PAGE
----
I fertilize heavily in the spring and summer to make sure the grass is getting all of the nutrients it needs to be healthy and strong. This translates into greener grass that has even better drought resistance and water retention. I use a commercial organic fertilizer as my base, but there’s an even better way to make sure that plenty of nitrogen is present all the time, and nitrogen is what’s going to help keep that grass green. Leave your clippings right where they lay! Now’s the time to not rake up all that nitrogen rich green manure and add it to your compost bin, save that for wetter Winter months. In most situations, lawn clipping are enough to feed the lawn itself. But we want a super strong lawn so that we can use less irrigation, so more food will be better.

4) Amend the soil.

This will add to your regiment of fertilizing and extra step. For my part of the world, the soil has a lot of clay and is very alkaline. Usually around 7-8 on the scale. The perfect balance for healthy plants typically lies right between acidic and alkaline, usually around 5.5 or 6. This is the general rule for many plant species. To deal with the clay content which can impact drainage, I add good ol’ fashioned gypsum. It supplies a small amount of fertilizer in the form of calcium, but more so than that, it helps break up the clay to help improve drainage.

My second soil amendment is peat moss. Peat helps decrease the pH levels in alkaline soil which will definitely help to make the grass stronger, but more importantly it will help retain even more water! It’s like a sponge. I broadcast enough so that there’s at least a 1/4″ layer on the surface of the soil. It will want to stay on the surface of the grass at first, so I use a rake to gently work it down to the dirt. In bald patches, I’ll add a thicker layer with some grass seed in the early Spring. A word of wisdom about peat moss that should be mentioned is that there is a finite amount of it in the world. Normally I don’t like using nonrenewable resources, but until this drought breaks I’m in emergency mode over here.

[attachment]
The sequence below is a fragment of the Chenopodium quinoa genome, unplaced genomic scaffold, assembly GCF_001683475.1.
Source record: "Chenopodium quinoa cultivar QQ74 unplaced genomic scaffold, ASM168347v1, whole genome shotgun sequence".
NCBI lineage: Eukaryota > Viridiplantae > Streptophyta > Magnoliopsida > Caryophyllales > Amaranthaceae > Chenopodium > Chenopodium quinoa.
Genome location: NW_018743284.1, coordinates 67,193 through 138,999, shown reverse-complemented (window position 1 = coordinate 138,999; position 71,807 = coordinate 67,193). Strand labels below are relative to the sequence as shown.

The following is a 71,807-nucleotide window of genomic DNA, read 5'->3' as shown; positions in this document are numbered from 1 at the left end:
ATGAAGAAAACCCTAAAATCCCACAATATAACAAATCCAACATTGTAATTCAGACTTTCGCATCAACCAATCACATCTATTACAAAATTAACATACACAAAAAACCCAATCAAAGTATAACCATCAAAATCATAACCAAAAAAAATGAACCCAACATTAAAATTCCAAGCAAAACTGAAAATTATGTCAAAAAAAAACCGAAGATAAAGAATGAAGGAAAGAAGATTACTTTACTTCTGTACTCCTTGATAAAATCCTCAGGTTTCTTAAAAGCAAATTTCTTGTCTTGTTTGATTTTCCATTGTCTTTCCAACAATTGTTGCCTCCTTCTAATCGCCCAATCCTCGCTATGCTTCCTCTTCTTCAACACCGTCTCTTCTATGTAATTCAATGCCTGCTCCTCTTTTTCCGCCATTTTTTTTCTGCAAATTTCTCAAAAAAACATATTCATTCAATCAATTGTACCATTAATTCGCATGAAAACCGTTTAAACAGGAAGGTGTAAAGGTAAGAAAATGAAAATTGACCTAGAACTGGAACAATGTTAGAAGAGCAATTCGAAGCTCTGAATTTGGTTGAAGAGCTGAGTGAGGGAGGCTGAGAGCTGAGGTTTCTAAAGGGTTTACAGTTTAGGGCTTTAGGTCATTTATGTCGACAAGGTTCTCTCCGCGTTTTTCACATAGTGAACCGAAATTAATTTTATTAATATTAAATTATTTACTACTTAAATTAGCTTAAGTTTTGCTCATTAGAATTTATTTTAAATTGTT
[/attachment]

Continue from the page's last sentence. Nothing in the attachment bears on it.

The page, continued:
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Water saving peat moss.

 5) Smart watering practices.

Okay, so you’ve fertilized, amended and stopped cutting you grass like it was a putting green. Smart! But how about the actual process of irrigation? California is now requiring that we use 25% less water across the board. I’m aiming for 50% less in my home and I’m getting close to that mark! I’ve set up a nice and cheap greywater system that helps cut back irrigation all over. I have a micro-irrigation installed as well that uses drip irrigation directly into the plants roots. My thirsty lawn, however, is on a regular irrigation system that was installed by the investors that flipped my house before I bought it. The only good thing about that is I can control the time and amount of water with recordable precision so making adjustments and seeing the results have become very methodical and scientific to me.

In areas with little to no rainfall, you should always water in the early evening just after sunset. This gives the grass plenty of time to drink it all up before the sun evaporates anything. If you’re in an area with more humidity and rainfall, watering at night can cause mold and disease. But if that’s the case, why are you reading about living in a drought? If you’re irrigating during the heat of the day, you’re loosing a huge amount to evaporation. Sometimes as much as 60-70%! So knock it off.